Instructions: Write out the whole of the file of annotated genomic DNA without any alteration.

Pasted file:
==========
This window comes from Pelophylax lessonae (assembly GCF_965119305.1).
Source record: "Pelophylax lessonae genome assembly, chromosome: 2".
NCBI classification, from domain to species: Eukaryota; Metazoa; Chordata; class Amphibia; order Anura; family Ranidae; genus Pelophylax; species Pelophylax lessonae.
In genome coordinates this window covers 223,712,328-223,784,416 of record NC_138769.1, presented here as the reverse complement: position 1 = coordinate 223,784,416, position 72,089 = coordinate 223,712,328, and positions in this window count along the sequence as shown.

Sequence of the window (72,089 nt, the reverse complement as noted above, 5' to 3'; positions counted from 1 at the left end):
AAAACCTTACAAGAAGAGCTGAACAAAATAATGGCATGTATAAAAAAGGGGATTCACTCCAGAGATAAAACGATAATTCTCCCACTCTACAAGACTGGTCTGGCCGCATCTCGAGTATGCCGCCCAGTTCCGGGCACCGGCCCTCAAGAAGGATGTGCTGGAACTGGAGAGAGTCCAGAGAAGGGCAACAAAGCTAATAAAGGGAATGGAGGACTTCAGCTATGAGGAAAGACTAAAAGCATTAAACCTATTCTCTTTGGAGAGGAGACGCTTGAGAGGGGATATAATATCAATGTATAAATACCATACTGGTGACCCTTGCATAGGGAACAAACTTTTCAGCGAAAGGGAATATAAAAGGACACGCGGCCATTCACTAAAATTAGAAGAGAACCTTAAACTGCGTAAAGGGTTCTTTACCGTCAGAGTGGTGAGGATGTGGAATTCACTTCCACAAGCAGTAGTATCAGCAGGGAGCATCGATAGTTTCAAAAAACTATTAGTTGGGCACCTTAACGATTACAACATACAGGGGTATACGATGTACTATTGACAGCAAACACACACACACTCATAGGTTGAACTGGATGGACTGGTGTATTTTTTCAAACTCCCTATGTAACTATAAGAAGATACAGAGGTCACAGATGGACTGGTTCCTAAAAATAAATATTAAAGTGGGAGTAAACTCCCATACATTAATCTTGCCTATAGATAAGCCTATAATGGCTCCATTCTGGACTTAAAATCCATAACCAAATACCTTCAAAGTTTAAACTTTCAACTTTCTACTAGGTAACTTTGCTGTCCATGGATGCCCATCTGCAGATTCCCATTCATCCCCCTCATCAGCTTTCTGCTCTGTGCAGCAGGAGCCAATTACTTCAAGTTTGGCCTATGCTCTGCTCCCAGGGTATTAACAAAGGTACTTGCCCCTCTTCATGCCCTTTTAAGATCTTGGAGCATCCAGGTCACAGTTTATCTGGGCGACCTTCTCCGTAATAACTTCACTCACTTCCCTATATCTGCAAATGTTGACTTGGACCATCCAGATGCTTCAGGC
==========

This window comes from Pelophylax lessonae (assembly GCF_965119305.1).
Source record: "Pelophylax lessonae genome assembly, chromosome: 2".
NCBI classification, from domain to species: Eukaryota; Metazoa; Chordata; class Amphibia; order Anura; family Ranidae; genus Pelophylax; species Pelophylax lessonae.
In genome coordinates this window covers 223,712,328-223,784,416 of record NC_138769.1, presented here as the reverse complement: position 1 = coordinate 223,784,416, position 72,089 = coordinate 223,712,328, and positions in this window count along the sequence as shown.

Sequence of the window (72,089 nt, the reverse complement as noted above, 5' to 3'; positions counted from 1 at the left end):
AAAACCTTACAAGAAGAGCTGAACAAAATAATGGCATGTATAAAAAAGGGGATTCACTCCAGAGATAAAACGATAATTCTCCCACTCTACAAGACTGGTCTGGCCGCATCTCGAGTATGCCGCCCAGTTCCGGGCACCGGCCCTCAAGAAGGATGTGCTGGAACTGGAGAGAGTCCAGAGAAGGGCAACAAAGCTAATAAAGGGAATGGAGGACTTCAGCTATGAGGAAAGACTAAAAGCATTAAACCTATTCTCTTTGGAGAGGAGACGCTTGAGAGGGGATATAATATCAATGTATAAATACCATACTGGTGACCCTTGCATAGGGAACAAACTTTTCAGCGAAAGGGAATATAAAAGGACACGCGGCCATTCACTAAAATTAGAAGAGAACCTTAAACTGCGTAAAGGGTTCTTTACCGTCAGAGTGGTGAGGATGTGGAATTCACTTCCACAAGCAGTAGTATCAGCAGGGAGCATCGATAGTTTCAAAAAACTATTAGTTGGGCACCTTAACGATTACAACATACAGGGGTATACGATGTACTATTGACAGCAAACACACACACACTCATAGGTTGAACTGGATGGACTGGTGTATTTTTTCAAACTCCCTATGTAACTATAAGAAGATACAGAGGTCACAGATGGACTGGTTCCTAAAAATAAATATTAAAGTGGGAGTAAACTCCCATACATTAATCTTGCCTATAGATAAGCCTATAATGGCTCCATTCTGGACTTAAAATCCATAACCAAATACCTTCAAAGTTTAAACTTTCAACTTTCTACTAGGTAACTTTGCTGTCCATGGATGCCCATCTGCAGATTCCCATTCATCCCCCTCATCAGCTTTCTGCTCTGTGCAGCAGGAGCCAATTACTTCAAGTTTGGCCTATGCTCTGCTCCCAGGGTATTAACAAAGGTACTTGCCCCTCTTCATGCCCTTTTAAGATCTTGGAGCATCCAGGTCACAGTTTATCTGGGCGACCTTCTCCGTAATAACTTCACTCACTTCCCTATATCTGCAAATGTTGACTTGGACCATCCAGATGCTTCAGGC